Unfortunately, Fallen Order isn’t as open-world as it first appears. There’s no plotting out your own course between areas. Each connection is a pre-made deconstructed hallway consisting of set wall-runs and vine-swing spots.
These are great to move through the first time, but on subsequent visits to the same area you’ll be wishing you had more freedom to choose your own path.
The reason you will be visiting the same area repeatedly is due to the clear Metroidvania influence. As you learn new abilities or when BD-1 acquires a new tool, previously locked-off areas will become available for exploration. This encourages the player to return to old planets to see what lies behind those once inaccessible locations.
The problem with this is that navigating around these planets isn’t as easy and carefree as it could be. You wind up spending a lot of time staring at the 3-dimensional map, trying to work out what connects to where and how you’re going to reach the other side of the planet.
It just winds up being tiring having to return to a planet two or three times, run to the new location, and then work your way back to the ship. It would have been so nice to have a quick travel option, even one as simple as allowing the player to return to the ship.
Sometimes you might get lucky and have a shortcut unlocked. This is great and often amounts to a couple of elevator rides. But between these, the movement doesn’t feel nearly as slick as one might expect, especially when the likes of Titanfall and Apex Legends are in the developer’s vernacular.
There were also some frustrating moments when trying to explore a planet. In one instance, a vine was needed to swing across a chasm. Instead of pressing forward, I turned around to see a giant tree branch behind me. Thinking there might be a chest hidden there, I swung to it only to clip through the non-physical tree and fall to my death.
The façade of exploration quickly falls away whenever something like this happens. It’s disappointing, because the environments are gorgeous and worth taking the time to appreciate.
In terms of your reward for exploring, sometimes it's a boost to your health or Force meter, but most of the time it’s a new cosmetic, of which there are many. Players can unlock new colors for Cal’s clothing and poncho and new paint jobs for the Mantis and BD-1. There are also dozens of lightsaber pieces you can find. You can mix and match all kinds of emitters, switches, sleeves and materials to create the lightsaber you want to use.
Space sounds beautiful
What makes a Star Wars experience really pop is its sound design. The distinctive hum and clash of lightsabers is enough to get any Star Wars fan raring to go, and Star Wars Jedi: Fallen Order takes the sound design to the next level.
Pulling out Cal’s lightsaber and hearing it hum to life is fantastic. Even when catching an elevator ride, you’ll wind up whipping out the lightsaber just to hear it thrumming.
It’s just as pleasing to listen to in combat. Deflecting blaster shots, clashing with other lightsaber-wielders, and hacking droids apart all sound incredible. Even the Force has a deep, reverberating tone as you push and pull enemies around.
As for the soundtrack, it is immediately recognizable and will likely ignite the nostalgia. Each area has its own distinctive theme and action sequences are heightened by the music.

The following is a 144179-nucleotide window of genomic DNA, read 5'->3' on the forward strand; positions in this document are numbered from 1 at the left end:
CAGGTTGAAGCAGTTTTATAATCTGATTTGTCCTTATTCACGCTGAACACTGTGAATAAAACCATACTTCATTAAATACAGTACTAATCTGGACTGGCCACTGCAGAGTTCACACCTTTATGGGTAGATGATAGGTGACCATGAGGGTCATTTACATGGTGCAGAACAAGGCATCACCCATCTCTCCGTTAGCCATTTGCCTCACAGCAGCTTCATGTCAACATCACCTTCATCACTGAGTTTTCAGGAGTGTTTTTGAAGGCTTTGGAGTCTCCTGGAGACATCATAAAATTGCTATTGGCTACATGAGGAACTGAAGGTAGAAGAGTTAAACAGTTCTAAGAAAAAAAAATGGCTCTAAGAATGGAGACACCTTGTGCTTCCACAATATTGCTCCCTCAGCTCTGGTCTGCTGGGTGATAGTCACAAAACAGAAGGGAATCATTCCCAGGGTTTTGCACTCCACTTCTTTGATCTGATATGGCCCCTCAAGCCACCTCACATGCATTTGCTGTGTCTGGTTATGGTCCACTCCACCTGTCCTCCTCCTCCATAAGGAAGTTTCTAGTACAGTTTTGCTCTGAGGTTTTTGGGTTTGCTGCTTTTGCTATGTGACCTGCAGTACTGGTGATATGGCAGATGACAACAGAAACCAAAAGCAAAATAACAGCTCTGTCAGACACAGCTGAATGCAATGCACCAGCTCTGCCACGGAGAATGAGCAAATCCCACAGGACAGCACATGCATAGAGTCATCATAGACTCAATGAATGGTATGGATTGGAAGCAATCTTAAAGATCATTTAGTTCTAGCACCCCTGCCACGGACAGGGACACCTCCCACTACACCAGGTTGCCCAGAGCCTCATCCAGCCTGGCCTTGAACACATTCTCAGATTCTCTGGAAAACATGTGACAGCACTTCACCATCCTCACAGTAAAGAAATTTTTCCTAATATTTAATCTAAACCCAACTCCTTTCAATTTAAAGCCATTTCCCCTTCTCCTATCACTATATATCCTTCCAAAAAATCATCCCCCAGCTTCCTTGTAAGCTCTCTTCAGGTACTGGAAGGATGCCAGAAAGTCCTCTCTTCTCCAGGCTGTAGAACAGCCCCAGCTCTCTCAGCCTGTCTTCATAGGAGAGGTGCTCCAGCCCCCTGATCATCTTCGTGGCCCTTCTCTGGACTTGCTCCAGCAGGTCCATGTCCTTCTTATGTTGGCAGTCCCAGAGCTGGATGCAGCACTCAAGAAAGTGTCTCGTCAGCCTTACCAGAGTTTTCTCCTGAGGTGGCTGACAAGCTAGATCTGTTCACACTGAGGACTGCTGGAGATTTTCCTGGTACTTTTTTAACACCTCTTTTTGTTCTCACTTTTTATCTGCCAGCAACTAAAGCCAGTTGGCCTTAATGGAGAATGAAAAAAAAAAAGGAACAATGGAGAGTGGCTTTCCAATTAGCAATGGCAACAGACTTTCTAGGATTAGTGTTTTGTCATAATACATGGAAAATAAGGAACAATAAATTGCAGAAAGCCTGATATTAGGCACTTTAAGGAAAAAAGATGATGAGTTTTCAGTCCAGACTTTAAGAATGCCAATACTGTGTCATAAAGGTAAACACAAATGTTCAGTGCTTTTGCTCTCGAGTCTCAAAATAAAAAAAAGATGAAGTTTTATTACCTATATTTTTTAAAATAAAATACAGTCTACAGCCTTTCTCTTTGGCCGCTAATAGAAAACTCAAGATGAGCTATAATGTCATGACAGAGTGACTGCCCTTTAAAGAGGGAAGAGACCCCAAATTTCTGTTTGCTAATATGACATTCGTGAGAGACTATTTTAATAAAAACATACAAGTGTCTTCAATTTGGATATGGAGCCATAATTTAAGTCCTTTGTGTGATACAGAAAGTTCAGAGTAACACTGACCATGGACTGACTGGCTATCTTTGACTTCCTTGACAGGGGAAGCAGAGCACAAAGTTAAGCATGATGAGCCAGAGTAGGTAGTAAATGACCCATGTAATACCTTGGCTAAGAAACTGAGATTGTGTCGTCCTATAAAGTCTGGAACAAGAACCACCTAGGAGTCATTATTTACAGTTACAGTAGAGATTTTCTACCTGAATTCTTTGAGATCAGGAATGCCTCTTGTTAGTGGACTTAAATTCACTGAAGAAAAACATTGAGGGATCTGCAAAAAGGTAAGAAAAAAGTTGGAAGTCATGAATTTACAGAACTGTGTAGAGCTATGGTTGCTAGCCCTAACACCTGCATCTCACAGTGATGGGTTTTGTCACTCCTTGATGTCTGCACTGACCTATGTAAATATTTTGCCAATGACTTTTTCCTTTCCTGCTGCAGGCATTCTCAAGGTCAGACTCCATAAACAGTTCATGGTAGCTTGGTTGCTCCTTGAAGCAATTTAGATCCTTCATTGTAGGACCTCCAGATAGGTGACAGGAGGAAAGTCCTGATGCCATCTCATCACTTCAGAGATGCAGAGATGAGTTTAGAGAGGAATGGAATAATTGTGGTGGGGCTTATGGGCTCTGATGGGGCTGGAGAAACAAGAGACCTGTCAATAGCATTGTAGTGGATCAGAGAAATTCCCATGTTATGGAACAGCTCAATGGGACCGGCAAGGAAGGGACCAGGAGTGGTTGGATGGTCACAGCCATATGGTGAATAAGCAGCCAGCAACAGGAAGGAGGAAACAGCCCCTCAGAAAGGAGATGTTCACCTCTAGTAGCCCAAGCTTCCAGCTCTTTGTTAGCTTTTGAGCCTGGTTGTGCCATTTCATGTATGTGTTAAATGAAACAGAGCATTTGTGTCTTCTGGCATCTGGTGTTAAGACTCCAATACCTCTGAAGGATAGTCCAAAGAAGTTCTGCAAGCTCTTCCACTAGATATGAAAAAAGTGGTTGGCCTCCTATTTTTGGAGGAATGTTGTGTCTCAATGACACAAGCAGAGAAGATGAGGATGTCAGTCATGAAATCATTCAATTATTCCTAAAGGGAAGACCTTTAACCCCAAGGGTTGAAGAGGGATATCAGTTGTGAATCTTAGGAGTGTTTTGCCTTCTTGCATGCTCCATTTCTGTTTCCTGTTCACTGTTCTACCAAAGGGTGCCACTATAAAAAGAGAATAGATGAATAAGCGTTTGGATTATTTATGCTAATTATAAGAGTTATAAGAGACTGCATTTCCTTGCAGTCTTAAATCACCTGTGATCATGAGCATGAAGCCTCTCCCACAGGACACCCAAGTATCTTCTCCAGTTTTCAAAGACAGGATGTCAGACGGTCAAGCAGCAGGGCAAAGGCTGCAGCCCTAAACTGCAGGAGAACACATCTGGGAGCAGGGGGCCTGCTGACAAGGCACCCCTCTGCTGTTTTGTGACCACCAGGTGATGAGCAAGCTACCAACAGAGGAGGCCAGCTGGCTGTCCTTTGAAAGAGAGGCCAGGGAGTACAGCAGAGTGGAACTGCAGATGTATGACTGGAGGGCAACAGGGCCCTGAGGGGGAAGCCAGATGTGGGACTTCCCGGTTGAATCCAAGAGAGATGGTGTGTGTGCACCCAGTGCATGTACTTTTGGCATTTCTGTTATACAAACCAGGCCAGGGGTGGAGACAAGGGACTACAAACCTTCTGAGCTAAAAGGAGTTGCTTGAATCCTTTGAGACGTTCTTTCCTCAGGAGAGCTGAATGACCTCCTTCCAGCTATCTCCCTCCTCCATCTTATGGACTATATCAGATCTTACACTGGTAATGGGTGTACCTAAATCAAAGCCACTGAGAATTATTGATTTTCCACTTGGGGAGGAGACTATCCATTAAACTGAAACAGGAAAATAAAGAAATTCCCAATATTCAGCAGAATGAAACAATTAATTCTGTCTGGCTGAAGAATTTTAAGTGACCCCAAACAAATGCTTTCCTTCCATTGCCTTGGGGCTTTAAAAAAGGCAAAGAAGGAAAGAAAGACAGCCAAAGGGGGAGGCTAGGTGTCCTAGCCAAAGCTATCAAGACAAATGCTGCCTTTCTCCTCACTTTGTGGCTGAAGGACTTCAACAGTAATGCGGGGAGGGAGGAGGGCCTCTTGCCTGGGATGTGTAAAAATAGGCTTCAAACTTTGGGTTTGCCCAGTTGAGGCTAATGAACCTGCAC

The Dark Side
Outside of personal preferences when it comes to terrain traversal, combat, and story, there were also a host of bugs and glitches. Some of these were minimal, like characters’ feet sinking into the ground, but on more than one occasion a game reset was needed in order to ensure advancement was made.
In one of the earliest sections, Cal had to learn a wall-running ability in order to progress. This involved completing a tutorial where the skill was introduced. Each time I ran at the wall and attempted to perform the manoeuvre, Cal would run on the spot or the camera would freak out, causing him to fall.
Another instance saw the Mantis ship land and open the incorrect door. The ramp led into an out-of-bounds area, preventing me from actually entering the playable space and interacting with the NPCs.
At one point in the story, a cutscene triggered, but instead of the cinematic starting, I was stuck below the map. The underside of the level filled my screen, backlit by the starry night sky. I was unable to move save for the ability to spin the camera around.
Unfortunately, the experience was also marred by severe frame drops and crashes. It’s easy enough to overlook some glitches and hiccups, but these only sought to shine a spotlight on a game that just feels a bit average.
While Star Wars Jedi: Fallen Order has some exciting combat and moments of genuinely interesting storytelling and acting, it just falls short of hitting the mark. It borrows heavily from several genres without actually adding anything new to the conversation. That’s not to say it’s bad, it just didn’t leave me wanting to revisit this galaxy.
This review is based on an Xbox One code provided by the publisher. Star Wars Jedi: Fallen Order is available now on Xbox One, PlayStation 4, and PC.
Star Wars Jedi: Fallen Order
- A Lightsaber and the Force feel good to wield together
- Gorgeous environments
- Lots of lightsaber customization unlocks
- Great music and sound design
- Some interesting story moments
- Story can drag in the middle and feel a bit aimless
- Traversal mechanics aren't fluid
- Some wonky animations, glitches, and bugs
- "Respawn?" screens after dying are always annoying
- Still no dismemberment in a Star Wars game
- No quick travel
Sam Chandler posted a new article, Star Wars Jedi: Fallen Order review - Between light and dark
Good review mate.